"I take responsibility," Kubiak said. "I put him in a bad situation as a coach. Obviously we have to protect the ball. I put him in a bad situation. Probably should have run the ball there and punt and play defense. But trying to be aggressive and trying to make a play and we didn't and it ended up killing us, hurting us. I take my responsibility. I could have obviously called a better play."
That wasn't just coachspeak. On the play in question, Schaub was asked to bootleg to his right. The Seattle Seahawks showed an obvious blitz before the snap, which is normally when an experienced quarterback like Schaub would audible. But Kubiak, who is sticking by Schaub as the team's starter, confirmed Monday that Schaub isn't allowed to change the play.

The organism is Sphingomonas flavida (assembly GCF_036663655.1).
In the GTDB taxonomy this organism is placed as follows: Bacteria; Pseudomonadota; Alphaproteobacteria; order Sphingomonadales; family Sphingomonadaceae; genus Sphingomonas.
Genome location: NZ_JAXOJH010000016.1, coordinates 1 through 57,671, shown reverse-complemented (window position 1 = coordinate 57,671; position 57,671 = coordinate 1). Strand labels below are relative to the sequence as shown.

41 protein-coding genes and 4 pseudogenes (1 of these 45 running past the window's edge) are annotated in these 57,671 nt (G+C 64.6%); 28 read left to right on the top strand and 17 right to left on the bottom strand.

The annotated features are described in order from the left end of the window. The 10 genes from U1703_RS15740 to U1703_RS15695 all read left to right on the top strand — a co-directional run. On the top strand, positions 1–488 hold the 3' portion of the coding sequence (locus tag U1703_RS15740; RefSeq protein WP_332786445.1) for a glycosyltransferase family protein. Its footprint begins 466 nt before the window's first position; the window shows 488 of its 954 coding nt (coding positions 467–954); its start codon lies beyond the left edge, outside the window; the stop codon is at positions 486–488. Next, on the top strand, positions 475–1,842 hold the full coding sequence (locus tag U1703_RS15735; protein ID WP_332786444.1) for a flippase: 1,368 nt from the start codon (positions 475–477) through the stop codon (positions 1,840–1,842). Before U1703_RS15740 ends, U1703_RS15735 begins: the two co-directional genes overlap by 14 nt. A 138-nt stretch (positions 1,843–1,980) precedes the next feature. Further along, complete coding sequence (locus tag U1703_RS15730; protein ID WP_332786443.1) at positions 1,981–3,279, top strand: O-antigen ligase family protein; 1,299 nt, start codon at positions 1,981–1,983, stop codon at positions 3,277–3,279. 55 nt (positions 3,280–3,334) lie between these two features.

"Once we called it, started the motion, it was game on. So we just had a very, very poor play like I told you," Kubiak said.
The admission raises the question: Is Kubiak's offense too old school? Mike Martz famously didn't let his quarterbacks audible either, but the NFL has changed. Quarterbacks need to be able to adjust at the line of scrimmage to all the sub-packages and varying blitzes they face on a down-to-down basis. If Schaub couldn't call a timeout, shouldn't Kubiak have called a timeout to save him?
Kubiak wants Schaub to be "franchise quarterback", but he doesn't have the same responsibilities as other starters. And Kubiak's quotes on Sunday indicate that the Texans' station-to-station offense is only going to get more conservative.
It's hard to win a championship that way in today's NFL.